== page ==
Now it may seem as if the streak ended, and technically it did, but I only bought one comic the week before this last one, and considering the entire gimmick of this review column is the ragged segue from one issue to another, you can’t exactly have a segue when there’s only one thing to talk about. So I saved last week’s issue for this week.
So we’ll start with last week’s lone issue, The Batman Who Laughs #3, the mini-series spin-off from Dark Knights: Metal. I have two things I really like about this series and one thing I don’t.
Good thing 1: This series is essentially Batman vs. Batman, and even though there have been a number of iterations of that over the years, I don’t really get tired of them—provided the premise is around the challenge of catching up with someone who is always one (or more) steps ahead, simply by virtue of being the same guy with all the same strengths and usually freed from some of the constraints that our Bruce imposes upon himself.
Good thing 2: Scott Snyder’s skills with setting the horror mood are perfectly suited to a story like this. Nice Batman can’t keep up, can’t keep from falling further behind, and now can’t stop himself from slipping further into the Joker’s seemingly inescapable trap. That’s bad! Scott Snyder is made for that stuff.
But the thing I don’t care for is how Snyder has turned the Joker into this weird invincible metahuman. Yeah Joker has a mysterious origin and his skin is dyed white but his superpowers have always been so compelling precisely because he represents the damage a real person can do when completely uninhibited. Yeah, in some ways his unkillability is scarier, but it just changes the character in a way that feels counterproductive.
Speaking of unkillable villains with horror undertones, that leads me to Avengers #15, where the battle against the vampires continues.
The bad vampires have succeeded in corrupting Ghost Rider to join their ranks, enabling their escape. Meanwhile, Tony Stark has snuck off to Russia to interrogate Dracula, who turned himself in to the Winter Guard. Dracula taunts Tony, but ultimately appears to just want to die in peace. The Winter Guard wants no part of whatever Tony is up to. The bad vampires continue on their quest to wipe out the weak vampires, killing a clan in Madripoor and attempting to use the now-doubly-possessed Ghost Rider to exterminate some vampire kids. But his will is too strong! Enter the Avengers, who have tracked the bad vampires, presumably for a final showdown next issue!
This all continues to be ridiculous but I find myself really getting a kick out of it. The tone is just perfect—as goofy as it gets, the degree of “taking itself seriously” climbs right along with it. And I continue to be surprised that it’s Jason Aaron who has the restraint to pull it off.
Speaking of pulling things off, that leads me to Guardians of the Galaxy #2, where the mystery of “Who took Thanos’ head?” continues.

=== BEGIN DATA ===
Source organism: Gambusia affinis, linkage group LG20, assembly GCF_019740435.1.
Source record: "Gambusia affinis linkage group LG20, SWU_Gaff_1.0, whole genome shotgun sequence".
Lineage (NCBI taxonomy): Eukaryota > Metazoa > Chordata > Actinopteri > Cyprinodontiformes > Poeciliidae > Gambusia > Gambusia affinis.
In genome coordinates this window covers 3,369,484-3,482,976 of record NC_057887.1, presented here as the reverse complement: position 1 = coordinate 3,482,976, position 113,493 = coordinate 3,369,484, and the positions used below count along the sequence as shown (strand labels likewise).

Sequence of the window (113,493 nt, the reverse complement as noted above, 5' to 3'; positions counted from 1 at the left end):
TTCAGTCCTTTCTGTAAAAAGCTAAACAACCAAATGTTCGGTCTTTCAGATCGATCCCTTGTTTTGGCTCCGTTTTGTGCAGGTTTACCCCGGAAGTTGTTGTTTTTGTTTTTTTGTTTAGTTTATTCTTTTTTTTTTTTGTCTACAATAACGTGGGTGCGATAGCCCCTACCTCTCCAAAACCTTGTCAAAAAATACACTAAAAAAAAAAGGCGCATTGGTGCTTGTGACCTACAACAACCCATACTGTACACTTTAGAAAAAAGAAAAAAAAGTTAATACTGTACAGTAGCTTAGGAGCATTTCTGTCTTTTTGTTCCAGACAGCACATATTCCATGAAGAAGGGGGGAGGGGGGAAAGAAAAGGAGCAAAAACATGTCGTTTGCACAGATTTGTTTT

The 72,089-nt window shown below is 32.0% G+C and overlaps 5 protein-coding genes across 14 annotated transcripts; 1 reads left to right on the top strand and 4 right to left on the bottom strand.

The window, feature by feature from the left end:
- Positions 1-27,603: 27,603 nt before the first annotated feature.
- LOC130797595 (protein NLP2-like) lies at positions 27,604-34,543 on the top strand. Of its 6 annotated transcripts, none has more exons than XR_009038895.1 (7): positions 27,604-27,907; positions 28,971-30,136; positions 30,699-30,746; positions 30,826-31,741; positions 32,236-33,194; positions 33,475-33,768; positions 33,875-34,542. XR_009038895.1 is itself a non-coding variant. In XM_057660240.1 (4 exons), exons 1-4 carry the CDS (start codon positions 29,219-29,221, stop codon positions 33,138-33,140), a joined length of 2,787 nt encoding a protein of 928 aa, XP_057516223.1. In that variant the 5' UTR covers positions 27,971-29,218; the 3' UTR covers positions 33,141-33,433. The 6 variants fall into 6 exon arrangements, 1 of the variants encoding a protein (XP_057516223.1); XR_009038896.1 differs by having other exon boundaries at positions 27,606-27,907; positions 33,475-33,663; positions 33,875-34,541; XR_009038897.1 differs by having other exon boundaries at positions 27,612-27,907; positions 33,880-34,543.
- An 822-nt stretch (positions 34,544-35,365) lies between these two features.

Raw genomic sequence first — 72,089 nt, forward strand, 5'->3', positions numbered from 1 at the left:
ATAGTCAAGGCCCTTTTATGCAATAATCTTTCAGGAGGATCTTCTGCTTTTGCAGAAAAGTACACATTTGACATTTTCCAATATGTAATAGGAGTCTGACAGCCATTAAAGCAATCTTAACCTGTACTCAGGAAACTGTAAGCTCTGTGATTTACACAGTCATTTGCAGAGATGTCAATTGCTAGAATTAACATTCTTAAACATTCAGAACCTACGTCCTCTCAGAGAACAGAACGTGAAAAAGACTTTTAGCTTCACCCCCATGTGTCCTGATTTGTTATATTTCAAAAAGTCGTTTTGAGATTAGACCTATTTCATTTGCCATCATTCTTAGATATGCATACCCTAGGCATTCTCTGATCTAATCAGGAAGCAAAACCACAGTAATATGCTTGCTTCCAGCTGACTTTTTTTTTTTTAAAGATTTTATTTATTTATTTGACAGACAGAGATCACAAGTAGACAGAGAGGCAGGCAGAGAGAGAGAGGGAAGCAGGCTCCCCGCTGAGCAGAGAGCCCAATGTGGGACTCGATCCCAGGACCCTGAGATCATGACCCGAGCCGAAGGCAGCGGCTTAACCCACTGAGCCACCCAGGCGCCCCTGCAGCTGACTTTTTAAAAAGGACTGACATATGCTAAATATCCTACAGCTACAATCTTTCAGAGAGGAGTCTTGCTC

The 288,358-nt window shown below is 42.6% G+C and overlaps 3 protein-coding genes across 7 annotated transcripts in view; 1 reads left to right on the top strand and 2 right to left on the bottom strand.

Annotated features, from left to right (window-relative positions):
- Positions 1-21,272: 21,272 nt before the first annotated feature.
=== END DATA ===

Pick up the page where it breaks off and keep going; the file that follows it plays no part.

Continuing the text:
This series started off strong and so far it’s keeping up the good work. Thanos died back in the Infinity Wars event, but last issue taught us that his head is missing and that he also had some failsafe where—upon the event of his death—his consciousness would be implanted in the body of another, meaning Thanos secretly still lives. Last issue, the Black Watch crashed the cosmic meeting that was convened to discuss this issue, stealing the body and creating some kind of black hole that appears to have wiped out most of the attendees. The survivors find themselves united with Star Lord, Groot (who now talks more) and Rocket Racoon, and they have become the new Guardians of the Galaxy.
But not so fast! This episode we also discover that some of the survivors (such as Thanos’ brother, Starfox—who is now scarred and very upset), sympathizers like Nebula and Gladiator, and the defecting Ghost Rider from Space have gathered together to kill Gamora, who they consider the obvious contender to be Thanos Junior. And they are heavily implying that they call themselves the Guardians of the Galaxy too!
The essence of the Guardians of the Galaxy is a pervasive feeling of “What have we gotten ourselves into?” but the Bendis area was way too impressed with its own cleverness, and this new series is so far striking the right notes in terms of their constructive haplessness while making the humor feel organic and not contrived.
Speaking of accurate recreations of past glories, that leads me to Batman #65, where I’m going to try copying and pasting exactly what I wrote for Batman #64 and see if it still applies here.
We begin the issue with Batman about to start dissecting Wally West, one of the casualties of Heroes in Crisis. We catch a few glimpses of how Batman’s dealing with the stress of being unable to solve the mystery. We see flashbacks to Robin and Wally playing together as kid sidekicks. And tragically, we also learn that this crossover is tied to Gotham and Gotham Girl, the really lame super-powered heroes of the first Tom King Batman art that led me (admittedly erroneously!) to think that Tom King was a bad writer of comics. And while I admit that was a harsh and premature judgment, that doesn’t make me retroactively think that Gotham and Gotham Girl were interesting characters. Who knows, maybe it’s their calligraphy logos?
But I get to the end of the issue and I find out that if I want to find out what happens next, I have to buy an issue of The Flash? The good news is, if I don’t care about what happens next, I don’t have to buy an issue of the Flash!